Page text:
A few years ago, a well known South African rabble rouser, Eric Miyeni, published a book called, The only black at the dinner party. Not surprisingly, the book caused ructions in certain circles too scared to look issues of race in the new South Africa squarely in the eye and deal. It was much easier to down the bubbly than stomach the aching issues of race relations.

This week, a London based brother told another dinner party story which caused ructions at our dinner party here in Jo’burg. His story was about a group of 40something women who had gathered to celebrate a birthday party in high style.

The story goes like this: picture an uptown swanky London restaurant, jewels, gloss, beauty deluxe, lots of champers and a long table of black women, highly paid, highly powered and highly single.

So, what was wrong with this picture? Amongst the 30 highly eligible women at this dinner party, 28 of them were single. Not by their own doing but definitely by choice. Confused? Their choice of rolling solo was informed by the usual sad song. Black men are simply not available! Sorry, let me rephrase that, good black men are an increasingly scarce resource.

Professional husband
Our brother (the storyteller), seemingly an endangered species was one of the two men at the table. As everyone introduced themselves, he proudly presented his credentials as a professional husband. Tongue firmly in cheek, he knew he’d touch a raw nerve. He’s a man, gainfully employed with two jobs. His day job and his 24/7/365 job as a partner and soul mate is his badge of honour and his lifesource.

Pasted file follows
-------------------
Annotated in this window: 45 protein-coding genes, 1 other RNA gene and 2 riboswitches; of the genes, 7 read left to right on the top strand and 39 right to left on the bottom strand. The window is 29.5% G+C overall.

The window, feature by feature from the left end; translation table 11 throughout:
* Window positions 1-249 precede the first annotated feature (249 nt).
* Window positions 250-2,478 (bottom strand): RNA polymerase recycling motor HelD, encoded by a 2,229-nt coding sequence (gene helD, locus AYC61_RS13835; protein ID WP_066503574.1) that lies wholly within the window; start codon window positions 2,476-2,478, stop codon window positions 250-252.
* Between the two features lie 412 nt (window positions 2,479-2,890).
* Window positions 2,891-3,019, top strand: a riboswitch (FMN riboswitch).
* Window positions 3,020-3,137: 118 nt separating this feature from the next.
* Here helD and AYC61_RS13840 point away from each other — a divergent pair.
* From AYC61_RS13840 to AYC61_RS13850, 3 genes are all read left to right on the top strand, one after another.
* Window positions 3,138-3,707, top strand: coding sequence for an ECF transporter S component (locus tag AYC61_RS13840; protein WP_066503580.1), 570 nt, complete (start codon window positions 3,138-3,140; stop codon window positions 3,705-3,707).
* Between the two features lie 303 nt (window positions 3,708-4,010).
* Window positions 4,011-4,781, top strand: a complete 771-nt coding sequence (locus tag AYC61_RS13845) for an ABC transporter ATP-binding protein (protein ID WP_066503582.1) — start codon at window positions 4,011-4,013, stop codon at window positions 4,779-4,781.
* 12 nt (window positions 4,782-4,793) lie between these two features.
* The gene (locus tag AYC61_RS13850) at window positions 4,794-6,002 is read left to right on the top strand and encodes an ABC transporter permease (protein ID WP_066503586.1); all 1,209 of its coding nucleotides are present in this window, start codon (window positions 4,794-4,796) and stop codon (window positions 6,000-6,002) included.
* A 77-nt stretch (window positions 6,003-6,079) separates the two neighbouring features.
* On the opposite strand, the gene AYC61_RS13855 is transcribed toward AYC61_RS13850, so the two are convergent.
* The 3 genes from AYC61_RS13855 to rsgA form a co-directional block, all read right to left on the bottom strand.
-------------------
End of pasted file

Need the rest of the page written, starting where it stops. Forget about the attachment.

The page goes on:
The gloss began to melt as his partner was interrogated about where she found such a gem. As the long table bowed beneath unyielding anecdotes about the scarcity of black men and reasons; ranging from wukliss, no ambition to ‘no sugarmama here’ talk, our professional husband looked on in bewilderment.

Confusion reigned as poison arrows missiled by harsh tongues landed in hearts already pierced with pain. As he tried to anchor the issues, he told us the sistas were clear. No surrogate motherhood for them! If it means being single and childless in their 40s, then that was better than carrying a deadweight partner for the rest of their lives.

Start with forgiveness
Reeling in disbelief and horror, one key question emerged from our dinner party table– how did we, black men and women get to this point?

Of course its complex and there’s no simple answer. It could not be as simple as sisters getting too picky or men just abandoning the sistas? Is it really an issue of man scarcity or are we still too scared to deal? For in dealing in truth, the requirement is that we’d have to start with forgiveness, ourselves before others, in order to build bridges of healing. It seems tongue-lashing is far more appealing. Meanwhile, what happens to our communities while we put our lives on hold through fear and blame? Man scarcity? I’m not convinced.

Tuesday, April 14, 2009

Tune out your noise